"When Rolls Royce release a new car - it is always news. But when it is called the Wraith you have to sit up and take notice. The car loathed by rich folk who speak with a soft 'r' is "
Jonny's taken the Rolls-Royce Wraith for a UK road trip to see what the fuss is all about.
When you’re talking about numbers, there comes a point where they sort of stop mattering. At this point and beyond is where things more important than numbers come into play, the numbers just become a sort of, well, numbers. So what? You know?
At Rolls-Royce, they don’t really deal in numbers. The company says it doesn’t mind how many cars it sells each year, or how much time and money you want to put into your bespoke creation – and that’s exactly what a Rolls-Royce is, by the way. Ghost, Phantom, Dawn, these are really just names of car-shaped boxes into which you put your ideas, thoughts, experiences, and tastes in order to create a car that is apart from any other out on the road.
Rolls is understandably pretty tight-lipped on exactly what its customers request, it’s a firm that prides itself on exclusivity and discretion, but the company opened its doors to me for a good old chin-wag about how its cars come to life. Over the course of a few hours I quizzed, enquired and suggested, yet nothing really seemed to be impossible or out of reach. You want to crush diamonds so you can mix them into your paint? Sure. You want your car to be the exact same colour as your favourite horse? Sure, bring it in. You’d like just one massive comfy seat in the rear because it’s only for you to be chauffered around in and you’d like a fridge and film suite back there too? Pff, easy. The only limits there seem to be are those imposed by yourself. Rolls-Royce customers aren’t so worried about price and cost, they just want it to be perfect, and the company is obsessed with making sure the needs of the ultra-fortunate are met.
A Rolls-Royce of my own was parked patiently outside the front door of the Goodwood headquarters. It’s a Wraith. A two-door coupe powered by the company’s favoured 6.6-litre twin-turbo V12 engine. That is quite a gigantic unit, and it produces the sort of numbers you do pay attention to. 624bhp, 870Nm of torque. These sorts of numbers are overkill in any other car, but in a Rolls-Royce power is there to simply make your life easier, not to throw you down the road so fast that your organs have to catch up with you at the next petrol station. This isn’t power for the sake of power, it’s power for the sake of comfort.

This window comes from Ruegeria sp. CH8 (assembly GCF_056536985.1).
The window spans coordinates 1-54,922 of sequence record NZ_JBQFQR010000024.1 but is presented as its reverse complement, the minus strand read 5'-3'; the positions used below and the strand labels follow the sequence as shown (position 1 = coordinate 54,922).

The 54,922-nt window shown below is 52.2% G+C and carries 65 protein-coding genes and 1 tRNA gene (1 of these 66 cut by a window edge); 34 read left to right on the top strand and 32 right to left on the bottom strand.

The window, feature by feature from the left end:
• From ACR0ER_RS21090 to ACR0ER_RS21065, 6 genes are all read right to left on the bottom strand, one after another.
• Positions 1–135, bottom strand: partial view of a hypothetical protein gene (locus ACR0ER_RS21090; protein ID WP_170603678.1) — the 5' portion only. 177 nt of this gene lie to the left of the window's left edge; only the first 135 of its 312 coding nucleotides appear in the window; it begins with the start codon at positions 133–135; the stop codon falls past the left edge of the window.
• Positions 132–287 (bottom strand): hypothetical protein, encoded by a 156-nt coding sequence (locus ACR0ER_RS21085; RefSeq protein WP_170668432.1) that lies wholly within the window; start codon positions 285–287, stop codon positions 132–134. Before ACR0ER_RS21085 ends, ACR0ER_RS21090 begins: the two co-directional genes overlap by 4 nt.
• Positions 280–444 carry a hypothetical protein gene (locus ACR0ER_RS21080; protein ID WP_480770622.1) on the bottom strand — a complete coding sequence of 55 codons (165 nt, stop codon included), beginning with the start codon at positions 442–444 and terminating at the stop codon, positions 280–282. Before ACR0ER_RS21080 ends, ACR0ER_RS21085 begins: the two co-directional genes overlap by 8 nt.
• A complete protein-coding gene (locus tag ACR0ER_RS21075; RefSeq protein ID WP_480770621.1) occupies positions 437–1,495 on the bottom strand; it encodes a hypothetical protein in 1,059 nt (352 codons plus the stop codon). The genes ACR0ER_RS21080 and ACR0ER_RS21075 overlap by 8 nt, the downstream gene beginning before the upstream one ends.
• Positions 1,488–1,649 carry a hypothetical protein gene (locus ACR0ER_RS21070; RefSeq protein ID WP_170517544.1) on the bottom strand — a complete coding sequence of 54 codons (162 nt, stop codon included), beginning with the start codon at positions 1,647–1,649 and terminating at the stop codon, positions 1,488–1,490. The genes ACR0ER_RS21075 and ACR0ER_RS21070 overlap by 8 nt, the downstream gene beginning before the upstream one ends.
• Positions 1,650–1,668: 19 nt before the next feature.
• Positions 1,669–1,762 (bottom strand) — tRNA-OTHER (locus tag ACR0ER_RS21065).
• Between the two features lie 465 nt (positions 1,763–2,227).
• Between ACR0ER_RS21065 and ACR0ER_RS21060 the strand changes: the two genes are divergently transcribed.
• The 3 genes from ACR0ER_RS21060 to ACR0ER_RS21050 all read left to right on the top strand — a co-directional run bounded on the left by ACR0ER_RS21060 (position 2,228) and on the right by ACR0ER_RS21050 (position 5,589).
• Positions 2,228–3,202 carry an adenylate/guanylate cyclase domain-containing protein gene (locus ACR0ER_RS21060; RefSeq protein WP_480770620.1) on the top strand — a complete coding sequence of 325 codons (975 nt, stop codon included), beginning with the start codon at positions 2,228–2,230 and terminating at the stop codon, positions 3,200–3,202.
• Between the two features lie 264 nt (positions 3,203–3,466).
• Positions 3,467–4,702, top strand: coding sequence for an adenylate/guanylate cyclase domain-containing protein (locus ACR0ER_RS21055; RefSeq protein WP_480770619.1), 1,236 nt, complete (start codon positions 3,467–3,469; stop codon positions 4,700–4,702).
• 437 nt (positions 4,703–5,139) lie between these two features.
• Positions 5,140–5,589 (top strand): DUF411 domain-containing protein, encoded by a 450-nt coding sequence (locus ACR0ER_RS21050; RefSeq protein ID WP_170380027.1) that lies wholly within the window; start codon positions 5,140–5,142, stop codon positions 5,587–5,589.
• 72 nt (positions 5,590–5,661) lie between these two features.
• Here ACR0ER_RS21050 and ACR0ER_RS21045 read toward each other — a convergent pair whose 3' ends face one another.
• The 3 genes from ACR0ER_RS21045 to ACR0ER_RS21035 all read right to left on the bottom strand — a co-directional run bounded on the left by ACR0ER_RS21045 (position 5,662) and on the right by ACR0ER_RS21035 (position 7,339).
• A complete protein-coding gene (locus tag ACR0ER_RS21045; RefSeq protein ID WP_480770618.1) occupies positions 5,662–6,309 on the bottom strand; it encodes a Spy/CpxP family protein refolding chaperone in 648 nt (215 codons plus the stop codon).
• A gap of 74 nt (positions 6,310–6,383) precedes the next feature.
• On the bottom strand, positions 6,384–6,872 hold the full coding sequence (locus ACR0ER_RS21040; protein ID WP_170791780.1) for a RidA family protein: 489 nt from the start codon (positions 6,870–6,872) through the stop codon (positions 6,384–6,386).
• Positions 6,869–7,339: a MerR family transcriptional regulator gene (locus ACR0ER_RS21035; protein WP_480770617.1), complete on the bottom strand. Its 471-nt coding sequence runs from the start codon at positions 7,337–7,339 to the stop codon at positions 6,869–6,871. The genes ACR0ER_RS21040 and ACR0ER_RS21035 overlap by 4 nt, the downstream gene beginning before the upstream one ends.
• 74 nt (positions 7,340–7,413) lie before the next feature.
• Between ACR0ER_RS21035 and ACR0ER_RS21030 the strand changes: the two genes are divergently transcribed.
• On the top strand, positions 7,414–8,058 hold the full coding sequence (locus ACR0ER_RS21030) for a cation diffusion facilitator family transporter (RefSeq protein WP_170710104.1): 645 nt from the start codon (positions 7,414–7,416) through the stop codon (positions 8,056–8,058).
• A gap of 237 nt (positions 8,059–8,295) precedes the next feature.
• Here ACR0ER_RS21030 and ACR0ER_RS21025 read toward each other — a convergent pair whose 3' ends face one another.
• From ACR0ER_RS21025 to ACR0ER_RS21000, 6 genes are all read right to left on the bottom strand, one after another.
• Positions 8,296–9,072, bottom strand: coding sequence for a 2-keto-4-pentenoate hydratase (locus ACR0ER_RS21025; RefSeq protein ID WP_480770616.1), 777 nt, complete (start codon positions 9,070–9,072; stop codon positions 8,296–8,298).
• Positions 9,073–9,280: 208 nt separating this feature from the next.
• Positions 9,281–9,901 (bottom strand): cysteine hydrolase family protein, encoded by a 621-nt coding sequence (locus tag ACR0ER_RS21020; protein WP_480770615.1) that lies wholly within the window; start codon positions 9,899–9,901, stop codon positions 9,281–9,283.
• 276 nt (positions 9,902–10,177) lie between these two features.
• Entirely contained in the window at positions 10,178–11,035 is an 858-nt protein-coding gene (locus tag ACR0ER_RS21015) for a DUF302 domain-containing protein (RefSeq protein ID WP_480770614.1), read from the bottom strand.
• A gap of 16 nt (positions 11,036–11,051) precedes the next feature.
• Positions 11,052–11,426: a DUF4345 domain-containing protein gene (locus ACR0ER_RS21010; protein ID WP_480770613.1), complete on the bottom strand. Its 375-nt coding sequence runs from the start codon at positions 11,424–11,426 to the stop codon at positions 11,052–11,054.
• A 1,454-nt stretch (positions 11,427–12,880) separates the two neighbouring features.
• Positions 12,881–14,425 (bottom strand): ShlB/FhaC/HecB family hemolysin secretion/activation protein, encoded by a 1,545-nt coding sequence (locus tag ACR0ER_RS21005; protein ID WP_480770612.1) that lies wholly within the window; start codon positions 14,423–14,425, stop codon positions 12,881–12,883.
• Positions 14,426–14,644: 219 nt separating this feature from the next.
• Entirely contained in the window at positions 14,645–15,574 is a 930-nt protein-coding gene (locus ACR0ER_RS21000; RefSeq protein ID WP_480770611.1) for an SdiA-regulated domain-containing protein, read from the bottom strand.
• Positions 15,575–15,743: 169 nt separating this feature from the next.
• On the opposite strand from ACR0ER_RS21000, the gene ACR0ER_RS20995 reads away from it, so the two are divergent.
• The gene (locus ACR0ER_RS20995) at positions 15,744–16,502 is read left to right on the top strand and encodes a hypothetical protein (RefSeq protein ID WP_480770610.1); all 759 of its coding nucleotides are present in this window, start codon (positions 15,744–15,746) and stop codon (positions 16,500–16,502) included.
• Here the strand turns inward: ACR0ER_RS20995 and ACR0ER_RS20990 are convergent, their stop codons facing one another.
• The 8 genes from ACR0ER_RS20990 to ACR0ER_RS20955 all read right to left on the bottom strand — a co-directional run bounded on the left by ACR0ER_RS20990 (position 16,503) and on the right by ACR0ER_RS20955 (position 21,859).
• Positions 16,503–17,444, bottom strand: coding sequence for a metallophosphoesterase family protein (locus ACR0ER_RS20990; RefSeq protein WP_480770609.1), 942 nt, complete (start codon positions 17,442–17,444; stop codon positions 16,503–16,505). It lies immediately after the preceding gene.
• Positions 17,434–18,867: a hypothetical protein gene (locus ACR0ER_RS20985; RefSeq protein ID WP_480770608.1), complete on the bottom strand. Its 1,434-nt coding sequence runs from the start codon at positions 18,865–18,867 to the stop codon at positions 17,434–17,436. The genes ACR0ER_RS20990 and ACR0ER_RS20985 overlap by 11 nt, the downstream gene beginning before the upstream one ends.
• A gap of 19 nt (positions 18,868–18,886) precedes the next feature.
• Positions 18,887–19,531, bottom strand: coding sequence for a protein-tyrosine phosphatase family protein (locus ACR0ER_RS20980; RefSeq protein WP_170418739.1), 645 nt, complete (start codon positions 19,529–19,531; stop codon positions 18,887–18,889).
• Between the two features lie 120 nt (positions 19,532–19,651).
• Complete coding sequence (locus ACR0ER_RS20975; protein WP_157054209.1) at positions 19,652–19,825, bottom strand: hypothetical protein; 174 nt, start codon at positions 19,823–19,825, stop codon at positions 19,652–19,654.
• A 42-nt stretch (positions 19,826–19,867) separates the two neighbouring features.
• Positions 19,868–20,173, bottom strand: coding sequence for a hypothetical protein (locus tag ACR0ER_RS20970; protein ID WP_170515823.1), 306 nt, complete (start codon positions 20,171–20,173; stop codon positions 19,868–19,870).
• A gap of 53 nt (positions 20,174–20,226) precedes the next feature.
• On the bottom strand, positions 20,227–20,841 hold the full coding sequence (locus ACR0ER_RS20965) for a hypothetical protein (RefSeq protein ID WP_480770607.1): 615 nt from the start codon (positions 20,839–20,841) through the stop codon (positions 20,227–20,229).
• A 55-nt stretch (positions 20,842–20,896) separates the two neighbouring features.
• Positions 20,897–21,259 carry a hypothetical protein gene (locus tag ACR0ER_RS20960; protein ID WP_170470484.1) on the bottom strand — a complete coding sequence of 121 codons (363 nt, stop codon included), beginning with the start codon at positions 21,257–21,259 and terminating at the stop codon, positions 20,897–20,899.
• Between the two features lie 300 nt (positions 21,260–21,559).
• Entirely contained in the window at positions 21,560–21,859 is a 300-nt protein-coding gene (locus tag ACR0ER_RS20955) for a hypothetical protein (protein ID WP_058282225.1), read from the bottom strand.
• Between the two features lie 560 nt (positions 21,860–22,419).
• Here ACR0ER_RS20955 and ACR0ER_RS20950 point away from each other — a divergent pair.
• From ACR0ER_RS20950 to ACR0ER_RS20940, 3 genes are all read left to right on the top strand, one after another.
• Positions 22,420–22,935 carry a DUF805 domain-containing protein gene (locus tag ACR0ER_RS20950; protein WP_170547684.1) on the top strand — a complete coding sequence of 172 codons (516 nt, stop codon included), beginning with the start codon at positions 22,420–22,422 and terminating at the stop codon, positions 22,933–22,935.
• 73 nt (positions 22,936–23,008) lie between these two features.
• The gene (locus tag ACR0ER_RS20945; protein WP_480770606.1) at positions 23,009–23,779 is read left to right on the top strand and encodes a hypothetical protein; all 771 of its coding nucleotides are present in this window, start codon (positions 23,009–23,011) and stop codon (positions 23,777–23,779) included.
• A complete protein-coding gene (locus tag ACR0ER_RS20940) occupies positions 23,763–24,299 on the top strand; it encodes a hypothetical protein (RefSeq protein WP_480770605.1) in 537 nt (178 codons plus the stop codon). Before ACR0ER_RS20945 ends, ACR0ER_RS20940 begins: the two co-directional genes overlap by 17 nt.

Clearly, when you weigh in at over 2,400kg, you need a bit of extra power to help get you moving along and believe me, the Wraith can really shift when it needs to. This particular model is a ‘Black Badge’, Rolls’ way of being a bit naughtier and edgier, without slipping into the trap of saying it’s sportier. In reality, you get a bit of extra torque and more characterful noises from the engine and exhaust along with black touches and a black Spirit of Ecstasy leaning into the breeze on the front of your bonnet.
The manner in which the Wraith drives is its biggest asset. The execution of the Rolls-Royce philosophy by engineers and designers simply can’t be praised enough. You float down your chosen path at a Goldilocks pace – not too fast, not too slow – in near silence, quite how the clever folk have managed to keep the noise from such a massive engine to a minimum I don’t know. Of course, it’s automatic, and the satellite-guided gearbox (yep…) always knows what gear it should be in, because it knows what is coming up next, so the Wraith never once felt hurried or caught-out.
While the world outside is flying past, you’re cocooned inside this beautifully trimmed world of leather and, in this model’s case, carbon fibre. Rolls-Royce does interiors quite like nobody else, and the amount of work that goes into producing this final overall finish to each individual car goes a long way to explaining just why the firm’s products are priced the way they are. This is craftsmanship deployed for you, so you can drive hundreds of miles at a time whilst feeling as little fatigue as possible.
If there’s one word that really sums up driving the Rolls-Royce Wraith it would be ‘easy’. There’s no difficulty or hardship to driving this near-£300,000 (starting price) coupe. Sure it’s very big, very heavy, and very powerful, but the steering is as light as a feather and it takes no time at all to feel at home inside the car. It’s a faithful friend, not hired help.
Once you’ve driven a Rolls-Royce, it becomes clear just exactly what the fuss is all about. No matter how much you decide to spend on one, it’s worth every penny.
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